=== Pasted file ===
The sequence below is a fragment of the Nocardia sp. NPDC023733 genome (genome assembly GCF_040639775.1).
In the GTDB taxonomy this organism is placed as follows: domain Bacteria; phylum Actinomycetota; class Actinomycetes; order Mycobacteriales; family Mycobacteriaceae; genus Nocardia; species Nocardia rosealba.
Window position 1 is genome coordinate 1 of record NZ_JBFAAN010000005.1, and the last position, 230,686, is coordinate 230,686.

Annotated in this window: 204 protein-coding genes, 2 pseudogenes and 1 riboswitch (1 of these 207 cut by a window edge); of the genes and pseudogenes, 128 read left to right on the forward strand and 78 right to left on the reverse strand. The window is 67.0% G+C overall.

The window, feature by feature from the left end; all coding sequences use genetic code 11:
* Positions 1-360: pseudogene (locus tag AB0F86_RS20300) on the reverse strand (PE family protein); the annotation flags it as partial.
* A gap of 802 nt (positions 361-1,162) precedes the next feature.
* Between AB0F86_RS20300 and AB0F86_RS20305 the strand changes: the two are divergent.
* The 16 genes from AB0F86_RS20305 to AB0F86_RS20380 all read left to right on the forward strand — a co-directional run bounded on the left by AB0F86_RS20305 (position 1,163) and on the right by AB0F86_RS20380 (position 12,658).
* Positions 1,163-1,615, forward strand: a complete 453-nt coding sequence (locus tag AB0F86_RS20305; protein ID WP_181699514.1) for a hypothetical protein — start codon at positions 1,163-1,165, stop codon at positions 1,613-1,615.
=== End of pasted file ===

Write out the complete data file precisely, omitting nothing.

The sequence below is a fragment of the Nocardia sp. NPDC023733 genome (genome assembly GCF_040639775.1).
In the GTDB taxonomy this organism is placed as follows: domain Bacteria; phylum Actinomycetota; class Actinomycetes; order Mycobacteriales; family Mycobacteriaceae; genus Nocardia; species Nocardia rosealba.
Window position 1 is genome coordinate 1 of record NZ_JBFAAN010000005.1, and the last position, 230,686, is coordinate 230,686.

Annotated in this window: 204 protein-coding genes, 2 pseudogenes and 1 riboswitch (1 of these 207 cut by a window edge); of the genes and pseudogenes, 128 read left to right on the forward strand and 78 right to left on the reverse strand. The window is 67.0% G+C overall.

The window, feature by feature from the left end; all coding sequences use genetic code 11:
* Positions 1-360: pseudogene (locus tag AB0F86_RS20300) on the reverse strand (PE family protein); the annotation flags it as partial.
* A gap of 802 nt (positions 361-1,162) precedes the next feature.
* Between AB0F86_RS20300 and AB0F86_RS20305 the strand changes: the two are divergent.
* The 16 genes from AB0F86_RS20305 to AB0F86_RS20380 all read left to right on the forward strand — a co-directional run bounded on the left by AB0F86_RS20305 (position 1,163) and on the right by AB0F86_RS20380 (position 12,658).
* Positions 1,163-1,615, forward strand: a complete 453-nt coding sequence (locus tag AB0F86_RS20305; protein ID WP_181699514.1) for a hypothetical protein — start codon at positions 1,163-1,165, stop codon at positions 1,613-1,615.